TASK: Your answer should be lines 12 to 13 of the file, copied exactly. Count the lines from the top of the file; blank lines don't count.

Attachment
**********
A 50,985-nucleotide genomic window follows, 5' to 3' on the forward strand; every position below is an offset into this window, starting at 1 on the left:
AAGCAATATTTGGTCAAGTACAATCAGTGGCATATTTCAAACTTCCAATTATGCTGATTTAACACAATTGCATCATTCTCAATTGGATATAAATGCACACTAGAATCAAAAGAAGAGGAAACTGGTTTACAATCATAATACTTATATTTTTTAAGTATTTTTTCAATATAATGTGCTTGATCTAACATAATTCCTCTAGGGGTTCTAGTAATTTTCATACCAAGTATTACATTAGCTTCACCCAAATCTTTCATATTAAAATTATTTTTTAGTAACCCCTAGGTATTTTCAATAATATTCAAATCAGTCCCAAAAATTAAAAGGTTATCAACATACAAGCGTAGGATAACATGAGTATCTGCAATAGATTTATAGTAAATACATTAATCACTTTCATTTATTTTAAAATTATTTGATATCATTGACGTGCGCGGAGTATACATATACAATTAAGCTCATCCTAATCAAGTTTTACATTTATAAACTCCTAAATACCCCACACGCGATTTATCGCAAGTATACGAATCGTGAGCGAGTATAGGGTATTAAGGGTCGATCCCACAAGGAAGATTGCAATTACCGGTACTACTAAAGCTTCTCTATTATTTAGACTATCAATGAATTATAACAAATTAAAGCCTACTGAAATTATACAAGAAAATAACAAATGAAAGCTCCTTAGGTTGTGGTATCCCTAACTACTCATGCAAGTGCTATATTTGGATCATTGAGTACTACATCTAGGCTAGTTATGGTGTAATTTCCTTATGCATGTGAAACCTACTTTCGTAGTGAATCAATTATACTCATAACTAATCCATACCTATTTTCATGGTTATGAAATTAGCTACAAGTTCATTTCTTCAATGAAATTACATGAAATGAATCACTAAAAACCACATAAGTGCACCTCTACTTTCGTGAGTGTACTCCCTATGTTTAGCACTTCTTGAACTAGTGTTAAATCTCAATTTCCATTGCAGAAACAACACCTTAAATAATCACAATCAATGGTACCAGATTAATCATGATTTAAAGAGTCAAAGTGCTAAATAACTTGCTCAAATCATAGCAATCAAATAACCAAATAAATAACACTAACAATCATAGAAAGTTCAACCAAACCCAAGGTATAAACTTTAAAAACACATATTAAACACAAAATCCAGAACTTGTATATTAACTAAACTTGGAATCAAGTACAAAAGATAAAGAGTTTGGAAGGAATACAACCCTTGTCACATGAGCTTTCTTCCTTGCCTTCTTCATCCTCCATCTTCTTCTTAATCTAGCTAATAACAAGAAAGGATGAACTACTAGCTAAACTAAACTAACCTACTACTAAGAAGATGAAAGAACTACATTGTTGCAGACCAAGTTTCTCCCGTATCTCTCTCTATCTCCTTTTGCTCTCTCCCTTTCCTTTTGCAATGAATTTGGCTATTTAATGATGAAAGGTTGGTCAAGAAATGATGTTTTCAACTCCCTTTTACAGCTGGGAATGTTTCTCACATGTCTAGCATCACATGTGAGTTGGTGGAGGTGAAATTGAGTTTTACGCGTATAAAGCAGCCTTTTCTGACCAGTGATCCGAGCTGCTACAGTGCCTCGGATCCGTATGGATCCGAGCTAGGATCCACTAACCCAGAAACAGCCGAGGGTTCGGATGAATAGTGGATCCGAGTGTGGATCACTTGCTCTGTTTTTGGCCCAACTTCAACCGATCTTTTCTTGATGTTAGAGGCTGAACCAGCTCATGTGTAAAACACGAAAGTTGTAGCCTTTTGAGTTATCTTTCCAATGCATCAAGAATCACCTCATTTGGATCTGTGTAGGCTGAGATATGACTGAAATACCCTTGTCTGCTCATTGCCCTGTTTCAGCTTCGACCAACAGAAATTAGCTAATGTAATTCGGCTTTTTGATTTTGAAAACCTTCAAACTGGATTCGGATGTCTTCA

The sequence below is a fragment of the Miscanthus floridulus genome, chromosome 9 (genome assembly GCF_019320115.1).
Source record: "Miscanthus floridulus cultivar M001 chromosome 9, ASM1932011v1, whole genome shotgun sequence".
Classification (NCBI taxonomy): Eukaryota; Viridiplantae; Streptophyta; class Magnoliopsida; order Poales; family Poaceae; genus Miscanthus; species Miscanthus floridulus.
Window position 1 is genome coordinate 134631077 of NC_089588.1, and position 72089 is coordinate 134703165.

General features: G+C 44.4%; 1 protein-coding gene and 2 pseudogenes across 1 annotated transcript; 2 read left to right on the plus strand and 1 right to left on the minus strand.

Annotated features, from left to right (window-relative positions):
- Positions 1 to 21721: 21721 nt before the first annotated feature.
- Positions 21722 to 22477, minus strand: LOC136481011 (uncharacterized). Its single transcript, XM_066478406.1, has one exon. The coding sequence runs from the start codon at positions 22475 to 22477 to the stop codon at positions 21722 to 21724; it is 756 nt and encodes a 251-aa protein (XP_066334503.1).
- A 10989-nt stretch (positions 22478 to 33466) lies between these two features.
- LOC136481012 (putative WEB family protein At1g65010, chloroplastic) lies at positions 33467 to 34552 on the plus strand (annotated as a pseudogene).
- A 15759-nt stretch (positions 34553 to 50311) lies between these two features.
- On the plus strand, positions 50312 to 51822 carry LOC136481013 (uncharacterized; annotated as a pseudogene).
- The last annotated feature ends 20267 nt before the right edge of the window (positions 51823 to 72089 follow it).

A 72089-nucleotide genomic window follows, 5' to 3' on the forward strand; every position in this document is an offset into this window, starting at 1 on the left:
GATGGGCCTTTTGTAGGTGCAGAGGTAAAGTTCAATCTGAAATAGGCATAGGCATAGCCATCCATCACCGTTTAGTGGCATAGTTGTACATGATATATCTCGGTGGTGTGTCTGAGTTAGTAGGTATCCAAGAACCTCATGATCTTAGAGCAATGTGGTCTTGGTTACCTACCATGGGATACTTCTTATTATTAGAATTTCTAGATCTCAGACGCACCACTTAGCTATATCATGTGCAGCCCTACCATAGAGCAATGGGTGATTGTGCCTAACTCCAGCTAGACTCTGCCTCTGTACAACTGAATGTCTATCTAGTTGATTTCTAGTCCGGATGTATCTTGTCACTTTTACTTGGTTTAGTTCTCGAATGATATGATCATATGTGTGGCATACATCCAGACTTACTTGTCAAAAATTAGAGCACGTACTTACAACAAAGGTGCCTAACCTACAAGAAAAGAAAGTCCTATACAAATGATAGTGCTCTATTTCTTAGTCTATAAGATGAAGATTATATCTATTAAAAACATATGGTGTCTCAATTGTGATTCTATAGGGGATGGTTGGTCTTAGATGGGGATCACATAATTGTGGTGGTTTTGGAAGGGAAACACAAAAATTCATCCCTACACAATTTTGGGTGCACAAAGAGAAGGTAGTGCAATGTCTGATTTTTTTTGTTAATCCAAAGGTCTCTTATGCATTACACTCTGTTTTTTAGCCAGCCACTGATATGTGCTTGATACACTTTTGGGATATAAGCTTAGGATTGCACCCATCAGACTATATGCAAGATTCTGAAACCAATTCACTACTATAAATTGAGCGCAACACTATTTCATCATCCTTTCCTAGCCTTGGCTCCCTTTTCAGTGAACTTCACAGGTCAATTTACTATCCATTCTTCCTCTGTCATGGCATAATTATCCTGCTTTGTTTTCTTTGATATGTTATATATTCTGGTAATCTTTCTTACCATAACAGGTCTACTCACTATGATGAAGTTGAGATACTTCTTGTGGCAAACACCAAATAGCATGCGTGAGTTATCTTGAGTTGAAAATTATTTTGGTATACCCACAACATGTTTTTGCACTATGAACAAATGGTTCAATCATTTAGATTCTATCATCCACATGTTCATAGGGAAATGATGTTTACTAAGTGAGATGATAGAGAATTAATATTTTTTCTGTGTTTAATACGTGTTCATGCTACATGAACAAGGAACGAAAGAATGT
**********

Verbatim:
- LOC136481012 (putative WEB family protein At1g65010, chloroplastic) lies at positions 33467 to 34552 on the plus strand (annotated as a pseudogene).
- A 15759-nt stretch (positions 34553 to 50311) lies between these two features.